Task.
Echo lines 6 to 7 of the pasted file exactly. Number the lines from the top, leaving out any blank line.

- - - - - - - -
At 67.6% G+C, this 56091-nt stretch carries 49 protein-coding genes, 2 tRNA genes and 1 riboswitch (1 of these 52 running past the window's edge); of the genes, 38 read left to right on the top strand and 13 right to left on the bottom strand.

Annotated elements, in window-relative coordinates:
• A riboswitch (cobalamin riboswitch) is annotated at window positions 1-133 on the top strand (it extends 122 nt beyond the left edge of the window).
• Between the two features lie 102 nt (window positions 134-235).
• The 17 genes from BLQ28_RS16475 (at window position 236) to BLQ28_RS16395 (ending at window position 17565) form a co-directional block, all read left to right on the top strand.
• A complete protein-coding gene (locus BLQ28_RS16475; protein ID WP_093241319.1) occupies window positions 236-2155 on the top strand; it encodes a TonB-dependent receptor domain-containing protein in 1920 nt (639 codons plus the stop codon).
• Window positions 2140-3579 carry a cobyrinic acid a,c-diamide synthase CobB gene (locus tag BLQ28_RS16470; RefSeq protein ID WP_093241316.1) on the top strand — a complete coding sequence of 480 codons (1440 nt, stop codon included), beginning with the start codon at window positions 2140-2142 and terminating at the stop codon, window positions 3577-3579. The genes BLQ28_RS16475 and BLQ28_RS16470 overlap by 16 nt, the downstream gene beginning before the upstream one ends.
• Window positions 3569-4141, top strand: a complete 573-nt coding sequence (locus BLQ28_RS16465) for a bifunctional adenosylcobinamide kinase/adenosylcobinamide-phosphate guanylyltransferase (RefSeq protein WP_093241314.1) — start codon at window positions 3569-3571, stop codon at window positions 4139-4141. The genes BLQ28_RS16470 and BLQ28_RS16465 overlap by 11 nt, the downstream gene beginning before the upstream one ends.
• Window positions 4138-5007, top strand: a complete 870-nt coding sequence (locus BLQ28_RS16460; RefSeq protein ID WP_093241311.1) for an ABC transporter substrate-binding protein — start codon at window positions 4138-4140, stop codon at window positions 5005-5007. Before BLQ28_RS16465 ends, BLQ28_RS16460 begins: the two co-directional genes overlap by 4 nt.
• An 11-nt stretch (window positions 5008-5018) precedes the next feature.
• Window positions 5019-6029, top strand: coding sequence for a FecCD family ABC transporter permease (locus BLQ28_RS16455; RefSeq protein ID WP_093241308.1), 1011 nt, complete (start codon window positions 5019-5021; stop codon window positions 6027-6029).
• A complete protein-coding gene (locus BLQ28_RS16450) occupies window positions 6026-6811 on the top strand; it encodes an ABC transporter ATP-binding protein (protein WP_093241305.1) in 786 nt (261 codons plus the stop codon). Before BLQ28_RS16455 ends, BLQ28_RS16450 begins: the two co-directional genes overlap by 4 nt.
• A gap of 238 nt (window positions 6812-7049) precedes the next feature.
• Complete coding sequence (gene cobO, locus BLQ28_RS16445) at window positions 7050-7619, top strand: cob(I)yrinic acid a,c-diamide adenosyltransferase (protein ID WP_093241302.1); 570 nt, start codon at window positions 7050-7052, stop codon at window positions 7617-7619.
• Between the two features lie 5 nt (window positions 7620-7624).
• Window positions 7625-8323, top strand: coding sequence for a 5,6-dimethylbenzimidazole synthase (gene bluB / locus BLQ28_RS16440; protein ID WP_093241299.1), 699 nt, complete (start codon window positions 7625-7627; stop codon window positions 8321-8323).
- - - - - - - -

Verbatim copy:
• A complete protein-coding gene (locus BLQ28_RS16475; protein ID WP_093241319.1) occupies window positions 236-2155 on the top strand; it encodes a TonB-dependent receptor domain-containing protein in 1920 nt (639 codons plus the stop codon).
• Window positions 2140-3579 carry a cobyrinic acid a,c-diamide synthase CobB gene (locus tag BLQ28_RS16470; RefSeq protein ID WP_093241316.1) on the top strand — a complete coding sequence of 480 codons (1440 nt, stop codon included), beginning with the start codon at window positions 2140-2142 and terminating at the stop codon, window positions 3577-3579. The genes BLQ28_RS16475 and BLQ28_RS16470 overlap by 16 nt, the downstream gene beginning before the upstream one ends.